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Thursday, March 8, 2012

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Economic Events of the Week

Thursday – Jobless Claims
Friday – Employment Situation

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Story of the Day
Services Power Job Growth (Wall Street Journal)

Washington Update
GOP Budget Target Could Provoke Fight (Politico)

Market Talk
Interpreting Jobs Data (Bloomberg)
‘Sterilized’ Bond Buying an Option in Fed Arsenal (Wall Street Journal)
Jobless Claims in US Rose 8000 Last Week to 362,000 (Bloomberg)

Editorials & Opinions
A Third King of Unemployment? (Conservable Economist)
How Good Is the Housing News? (New York Times Editorial)
Foreclosures Will Probably Rise in 2012 (Suzy Khimm in Washington Post)

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Story of the Day

Services Power Job Growth (Wall Street Journal)

U.S. businesses added more workers in February than January, the latest sign that improvements in the economy are making it a bit easier for Americans to find jobs. Private-sector employers hired 216,000 workers last month, an increase from an upwardly revised 173,000 in January, according to payroll processor Automatic Data Processing Inc. and Macroeconomic Advisers LLC, a consulting firm. The upbeat report comes ahead of Friday's jobs snapshot from the government, which will include public and private employers. The ADP update isn't as comprehensive as the government's monthly snapshot of the jobs market. But Wednesday's reading likely will fuel optimism that recent improvement on the jobs front will continue. Most forecasters expect Friday's government job report to show that the U.S. added a net new 210,000 nonfarm jobs in February—with gains among private employers trimmed by continued cutbacks in government. The unemployment rate is expected to remain unchanged at 8.3%, having fallen from a high of 10% in October 2009.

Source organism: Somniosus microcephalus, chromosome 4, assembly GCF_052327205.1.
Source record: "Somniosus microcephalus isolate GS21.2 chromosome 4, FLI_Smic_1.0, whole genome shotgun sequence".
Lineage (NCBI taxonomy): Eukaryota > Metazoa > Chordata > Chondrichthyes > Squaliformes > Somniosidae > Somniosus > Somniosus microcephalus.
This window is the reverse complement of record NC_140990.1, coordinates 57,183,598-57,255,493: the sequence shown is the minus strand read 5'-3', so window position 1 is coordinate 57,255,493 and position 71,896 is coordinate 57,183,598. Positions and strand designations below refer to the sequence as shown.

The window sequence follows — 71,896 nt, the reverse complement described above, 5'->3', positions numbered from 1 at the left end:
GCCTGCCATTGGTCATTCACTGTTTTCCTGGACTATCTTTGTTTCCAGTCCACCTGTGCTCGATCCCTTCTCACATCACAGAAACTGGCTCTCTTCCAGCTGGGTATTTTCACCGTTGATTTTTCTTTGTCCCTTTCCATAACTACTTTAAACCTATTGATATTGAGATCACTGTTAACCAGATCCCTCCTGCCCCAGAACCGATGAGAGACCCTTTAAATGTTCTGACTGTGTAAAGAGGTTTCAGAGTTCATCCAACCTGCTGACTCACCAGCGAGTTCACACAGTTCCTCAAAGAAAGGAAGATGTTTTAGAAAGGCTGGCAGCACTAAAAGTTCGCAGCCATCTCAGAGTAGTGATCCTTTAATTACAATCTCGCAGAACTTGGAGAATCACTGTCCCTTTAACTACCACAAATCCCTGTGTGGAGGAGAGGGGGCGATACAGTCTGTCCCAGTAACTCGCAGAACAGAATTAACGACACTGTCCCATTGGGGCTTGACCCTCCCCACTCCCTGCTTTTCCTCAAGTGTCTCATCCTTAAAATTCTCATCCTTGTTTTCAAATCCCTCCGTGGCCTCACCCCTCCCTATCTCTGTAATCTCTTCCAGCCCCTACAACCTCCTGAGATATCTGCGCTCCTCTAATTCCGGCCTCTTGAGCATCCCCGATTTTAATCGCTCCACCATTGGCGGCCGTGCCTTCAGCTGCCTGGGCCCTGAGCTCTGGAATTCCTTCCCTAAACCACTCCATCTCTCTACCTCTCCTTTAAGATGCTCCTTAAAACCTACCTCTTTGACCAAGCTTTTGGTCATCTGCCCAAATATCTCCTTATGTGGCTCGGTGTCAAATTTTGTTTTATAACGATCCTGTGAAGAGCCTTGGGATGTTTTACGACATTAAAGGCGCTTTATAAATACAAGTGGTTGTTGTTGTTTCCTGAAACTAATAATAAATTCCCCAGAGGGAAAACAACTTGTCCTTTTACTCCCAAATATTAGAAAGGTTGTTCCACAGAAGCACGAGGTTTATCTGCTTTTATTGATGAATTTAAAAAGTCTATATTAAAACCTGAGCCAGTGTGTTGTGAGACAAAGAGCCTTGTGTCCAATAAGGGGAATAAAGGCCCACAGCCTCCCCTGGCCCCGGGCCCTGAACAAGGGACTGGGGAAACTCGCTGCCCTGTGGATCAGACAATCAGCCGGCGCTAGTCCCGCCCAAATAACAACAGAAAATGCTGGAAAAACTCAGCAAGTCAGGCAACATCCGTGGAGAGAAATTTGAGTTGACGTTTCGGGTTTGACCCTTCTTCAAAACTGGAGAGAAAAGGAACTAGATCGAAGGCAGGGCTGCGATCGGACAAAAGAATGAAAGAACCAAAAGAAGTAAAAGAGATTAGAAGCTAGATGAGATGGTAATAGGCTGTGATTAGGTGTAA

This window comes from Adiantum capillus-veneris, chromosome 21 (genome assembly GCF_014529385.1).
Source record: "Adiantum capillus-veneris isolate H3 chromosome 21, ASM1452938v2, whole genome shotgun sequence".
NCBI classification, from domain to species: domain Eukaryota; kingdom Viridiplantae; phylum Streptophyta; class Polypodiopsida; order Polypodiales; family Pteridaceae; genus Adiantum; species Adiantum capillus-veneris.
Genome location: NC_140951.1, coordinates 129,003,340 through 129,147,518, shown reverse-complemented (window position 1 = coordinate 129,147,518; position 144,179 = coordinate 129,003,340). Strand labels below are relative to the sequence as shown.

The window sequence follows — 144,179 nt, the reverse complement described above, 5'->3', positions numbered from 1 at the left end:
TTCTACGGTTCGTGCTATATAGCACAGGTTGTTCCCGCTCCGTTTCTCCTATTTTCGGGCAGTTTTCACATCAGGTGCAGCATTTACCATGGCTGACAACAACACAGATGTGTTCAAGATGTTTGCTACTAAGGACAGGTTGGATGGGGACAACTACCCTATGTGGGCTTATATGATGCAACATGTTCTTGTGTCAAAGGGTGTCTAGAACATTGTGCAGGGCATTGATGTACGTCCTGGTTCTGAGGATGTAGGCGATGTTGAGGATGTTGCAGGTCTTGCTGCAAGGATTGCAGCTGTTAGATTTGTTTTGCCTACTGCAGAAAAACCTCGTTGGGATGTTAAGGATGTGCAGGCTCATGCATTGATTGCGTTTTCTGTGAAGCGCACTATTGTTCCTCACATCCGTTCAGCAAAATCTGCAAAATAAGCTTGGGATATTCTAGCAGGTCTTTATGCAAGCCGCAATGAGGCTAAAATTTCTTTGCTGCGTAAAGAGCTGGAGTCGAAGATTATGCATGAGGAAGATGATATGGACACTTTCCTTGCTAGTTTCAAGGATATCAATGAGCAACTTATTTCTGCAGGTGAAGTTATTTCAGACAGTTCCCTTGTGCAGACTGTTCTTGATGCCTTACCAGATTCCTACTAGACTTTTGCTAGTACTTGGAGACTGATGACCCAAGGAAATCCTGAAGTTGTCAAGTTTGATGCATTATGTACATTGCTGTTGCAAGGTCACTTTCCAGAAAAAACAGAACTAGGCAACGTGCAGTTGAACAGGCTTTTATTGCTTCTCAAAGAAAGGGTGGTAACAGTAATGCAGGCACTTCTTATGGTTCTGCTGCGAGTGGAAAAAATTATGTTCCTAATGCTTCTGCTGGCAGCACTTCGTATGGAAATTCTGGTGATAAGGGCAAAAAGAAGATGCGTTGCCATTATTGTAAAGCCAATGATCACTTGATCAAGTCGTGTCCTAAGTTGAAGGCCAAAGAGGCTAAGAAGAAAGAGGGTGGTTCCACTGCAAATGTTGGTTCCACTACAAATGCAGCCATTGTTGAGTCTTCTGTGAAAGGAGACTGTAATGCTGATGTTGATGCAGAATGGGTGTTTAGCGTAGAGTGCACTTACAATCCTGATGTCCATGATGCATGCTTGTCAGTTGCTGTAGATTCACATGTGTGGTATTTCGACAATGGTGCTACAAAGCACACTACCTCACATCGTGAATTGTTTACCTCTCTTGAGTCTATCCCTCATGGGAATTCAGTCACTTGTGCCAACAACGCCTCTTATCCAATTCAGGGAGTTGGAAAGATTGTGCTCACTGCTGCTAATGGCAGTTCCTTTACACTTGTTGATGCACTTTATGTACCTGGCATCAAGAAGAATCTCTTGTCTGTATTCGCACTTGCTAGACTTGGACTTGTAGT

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Washington Update

GOP Budget Target Could Provoke Fight (Politico)